With SPClientSideDeployment you can point Visual Studio to any environment and deploy your files to that environment. This is fine for development, but typically is not good practice for higher environments. Most organisations dictate that a package is given to IT Ops, who will perform the deployment to these higher environments.
The 1.1 release of SPClientSideDeployment adds a new feature that allows you to generate a deployment package for your project. The package comes with a PowerShell script that can be executed to deploy the files to your target environment, which can be any local or remote SharePoint instance, including SharePoint Online. Once generated, the package is ready to be handed over to another party to execute the deployment.
Download it now!
You can download the latest version of SPClientSideDeployment from the Visual Studio Gallery.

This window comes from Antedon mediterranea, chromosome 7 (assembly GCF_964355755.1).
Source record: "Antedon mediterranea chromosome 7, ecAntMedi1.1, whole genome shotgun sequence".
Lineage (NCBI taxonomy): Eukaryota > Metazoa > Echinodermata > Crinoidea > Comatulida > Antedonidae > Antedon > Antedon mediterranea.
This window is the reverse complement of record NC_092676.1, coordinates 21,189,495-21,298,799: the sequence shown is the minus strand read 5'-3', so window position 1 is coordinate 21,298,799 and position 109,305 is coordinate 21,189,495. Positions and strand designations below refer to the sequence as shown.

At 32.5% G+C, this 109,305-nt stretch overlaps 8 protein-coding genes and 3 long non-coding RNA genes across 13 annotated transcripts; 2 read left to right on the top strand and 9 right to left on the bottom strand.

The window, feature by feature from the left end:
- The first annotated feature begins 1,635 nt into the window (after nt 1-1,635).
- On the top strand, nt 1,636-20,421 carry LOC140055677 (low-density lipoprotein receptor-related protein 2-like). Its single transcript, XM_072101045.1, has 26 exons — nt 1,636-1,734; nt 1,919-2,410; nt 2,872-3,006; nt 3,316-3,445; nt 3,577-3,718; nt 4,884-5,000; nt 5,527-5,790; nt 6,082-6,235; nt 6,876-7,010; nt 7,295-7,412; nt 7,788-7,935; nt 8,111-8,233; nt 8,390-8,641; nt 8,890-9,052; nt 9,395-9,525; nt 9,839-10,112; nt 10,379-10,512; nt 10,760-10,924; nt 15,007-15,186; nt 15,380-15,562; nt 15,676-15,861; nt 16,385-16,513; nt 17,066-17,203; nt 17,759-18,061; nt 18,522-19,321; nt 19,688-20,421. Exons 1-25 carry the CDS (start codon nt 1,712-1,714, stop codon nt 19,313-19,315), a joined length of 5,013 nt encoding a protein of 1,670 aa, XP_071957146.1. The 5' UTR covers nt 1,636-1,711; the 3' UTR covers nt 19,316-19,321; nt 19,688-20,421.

Publishing the Package
There are a couple of ways to publish the package for a project.
- Alt Q + A: Publish the package for the solution’s StartUp project. This can also be accessed from Tools \ SharePoint Deployment \ Publish Deployment Package.
You are then prompted to select a location for the package.
Click OK and a package is generated at the selected location for your project.
What does the package contain?
The following items are copied to the selected package location:
- All items in the project that are referenced in the project’s DeploymentSettings.xml file
- The project’s DeploymentSettings.xml file
- A PowerShell script file, namely DeployFiles.ps1. This file is generated by the tool and can be used to deploy the files.
- SharePoint client-side assemblies
Executing the DeployFiles.ps1 script
This script uses CSOM to deploy the files in the package to a local or remote SharePoint instance, including SharePoint Online. The SharePoint client-side assemblies are included in the package. This means you can execute the script on any machine, even one that does not have SharePoint installed.